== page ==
In this paper I trace the various social biographies of selected family photographs that traveled from Palestine to Canada and depict my parents’ lives in pre-1948 Palestine, the West Bank and Jordan, and cover multiple generations from the 1930s to the present day. In this work I answer previously unattended questions; for instance, how and to what extend did the social and cultural meaning of these photographs change as they were removed from the photographic traditions of the Middle East where they were produced and relocated to Canada with my parents? What social and cultural value did these photographs hold for me and my siblings as members of the postmemory generation growing up in Canada and has this significance shifted now that we are adults? Finally, what importance might this photographic archive come to have for my siblings’ children? Utilizing the photographic album that houses the bulk of the family’s photographs produced in Palestine and Jordan as an instrument of social and oral performance, I analyze how the members of my family narrate the multiple and fluid memories, investments and realities that these photographs facilitate.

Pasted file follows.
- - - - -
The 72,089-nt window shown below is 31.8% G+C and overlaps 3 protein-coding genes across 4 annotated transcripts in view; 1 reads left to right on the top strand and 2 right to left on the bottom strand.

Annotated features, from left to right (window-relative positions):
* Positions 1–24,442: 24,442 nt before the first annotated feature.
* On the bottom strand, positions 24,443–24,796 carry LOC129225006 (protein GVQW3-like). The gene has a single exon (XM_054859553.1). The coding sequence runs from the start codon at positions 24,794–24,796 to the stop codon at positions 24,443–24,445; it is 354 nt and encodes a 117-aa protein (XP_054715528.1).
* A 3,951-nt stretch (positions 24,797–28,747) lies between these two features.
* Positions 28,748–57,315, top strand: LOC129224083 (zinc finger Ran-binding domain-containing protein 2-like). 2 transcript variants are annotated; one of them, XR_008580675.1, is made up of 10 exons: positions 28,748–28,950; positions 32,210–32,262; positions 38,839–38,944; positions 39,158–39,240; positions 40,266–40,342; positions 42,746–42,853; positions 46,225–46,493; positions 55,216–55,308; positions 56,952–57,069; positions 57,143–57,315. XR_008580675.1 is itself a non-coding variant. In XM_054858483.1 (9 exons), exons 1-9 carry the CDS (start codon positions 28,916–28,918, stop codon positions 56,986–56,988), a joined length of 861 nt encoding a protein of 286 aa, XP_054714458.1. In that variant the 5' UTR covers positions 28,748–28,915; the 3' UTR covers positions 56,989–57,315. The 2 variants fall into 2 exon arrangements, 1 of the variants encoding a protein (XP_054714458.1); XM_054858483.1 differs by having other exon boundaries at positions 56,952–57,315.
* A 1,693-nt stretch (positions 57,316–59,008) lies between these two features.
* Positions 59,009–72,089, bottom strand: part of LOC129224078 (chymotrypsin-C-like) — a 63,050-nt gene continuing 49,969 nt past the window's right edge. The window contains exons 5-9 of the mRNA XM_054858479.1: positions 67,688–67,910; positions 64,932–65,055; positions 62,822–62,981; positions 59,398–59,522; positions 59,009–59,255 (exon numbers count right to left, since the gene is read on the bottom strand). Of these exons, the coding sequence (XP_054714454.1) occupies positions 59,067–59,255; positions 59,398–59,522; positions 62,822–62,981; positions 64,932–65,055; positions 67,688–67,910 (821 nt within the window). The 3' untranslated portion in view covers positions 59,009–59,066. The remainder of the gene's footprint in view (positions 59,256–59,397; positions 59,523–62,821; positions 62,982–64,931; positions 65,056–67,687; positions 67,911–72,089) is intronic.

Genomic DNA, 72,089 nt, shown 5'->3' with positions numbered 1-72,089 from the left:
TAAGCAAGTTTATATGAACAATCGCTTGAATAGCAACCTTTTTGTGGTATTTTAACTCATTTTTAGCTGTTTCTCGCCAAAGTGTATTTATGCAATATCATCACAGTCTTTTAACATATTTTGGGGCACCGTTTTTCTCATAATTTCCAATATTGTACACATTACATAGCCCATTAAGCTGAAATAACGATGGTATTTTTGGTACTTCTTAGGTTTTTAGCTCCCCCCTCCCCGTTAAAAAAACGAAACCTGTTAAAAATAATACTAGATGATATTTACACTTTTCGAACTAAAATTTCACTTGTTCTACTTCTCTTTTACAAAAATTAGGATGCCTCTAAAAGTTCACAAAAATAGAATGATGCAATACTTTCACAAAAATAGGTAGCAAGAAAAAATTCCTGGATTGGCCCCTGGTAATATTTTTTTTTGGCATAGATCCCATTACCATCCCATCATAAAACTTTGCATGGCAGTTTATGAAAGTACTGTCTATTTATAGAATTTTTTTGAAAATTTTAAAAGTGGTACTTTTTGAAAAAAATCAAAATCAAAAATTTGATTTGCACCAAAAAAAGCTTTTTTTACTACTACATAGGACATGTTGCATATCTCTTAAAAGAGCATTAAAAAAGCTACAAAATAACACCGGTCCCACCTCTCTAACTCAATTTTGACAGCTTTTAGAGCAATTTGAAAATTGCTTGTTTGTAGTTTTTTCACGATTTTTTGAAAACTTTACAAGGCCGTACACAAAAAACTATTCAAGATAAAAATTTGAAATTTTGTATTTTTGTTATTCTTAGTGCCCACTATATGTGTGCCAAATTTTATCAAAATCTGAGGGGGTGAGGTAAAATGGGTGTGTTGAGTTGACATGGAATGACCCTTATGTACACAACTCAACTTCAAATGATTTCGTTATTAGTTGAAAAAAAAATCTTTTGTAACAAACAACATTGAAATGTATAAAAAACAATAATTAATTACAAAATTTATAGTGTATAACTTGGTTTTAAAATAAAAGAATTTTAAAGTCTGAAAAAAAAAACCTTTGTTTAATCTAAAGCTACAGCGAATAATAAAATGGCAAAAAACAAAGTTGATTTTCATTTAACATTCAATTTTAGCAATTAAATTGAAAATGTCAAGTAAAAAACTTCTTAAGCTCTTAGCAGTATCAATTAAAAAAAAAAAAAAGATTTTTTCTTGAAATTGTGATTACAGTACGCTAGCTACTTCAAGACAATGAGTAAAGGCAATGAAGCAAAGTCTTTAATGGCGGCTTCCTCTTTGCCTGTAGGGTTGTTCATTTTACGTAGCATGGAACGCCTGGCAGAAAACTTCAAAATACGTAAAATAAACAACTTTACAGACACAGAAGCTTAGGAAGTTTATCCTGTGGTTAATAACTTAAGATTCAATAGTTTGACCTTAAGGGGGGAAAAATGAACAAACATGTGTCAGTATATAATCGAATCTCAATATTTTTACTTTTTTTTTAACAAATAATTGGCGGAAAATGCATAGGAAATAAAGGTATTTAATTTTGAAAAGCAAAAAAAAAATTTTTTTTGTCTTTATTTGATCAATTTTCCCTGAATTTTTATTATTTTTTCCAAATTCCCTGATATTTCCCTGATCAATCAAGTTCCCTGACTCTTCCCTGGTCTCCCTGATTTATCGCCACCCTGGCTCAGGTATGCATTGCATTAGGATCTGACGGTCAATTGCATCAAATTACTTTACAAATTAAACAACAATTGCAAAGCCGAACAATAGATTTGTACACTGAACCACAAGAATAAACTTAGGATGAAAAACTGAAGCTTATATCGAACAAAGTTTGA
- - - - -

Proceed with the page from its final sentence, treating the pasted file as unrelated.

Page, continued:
Given Kim’s (2005) assertion that the matriarch of the family often takes on the task of compiling and preserving family photographs and albums, as well as Schulz’s (2003) statement that it often falls to the mothers and women in Palestinian families to retain and pass on family history, it is not surprising that my mother was the one who took on this task.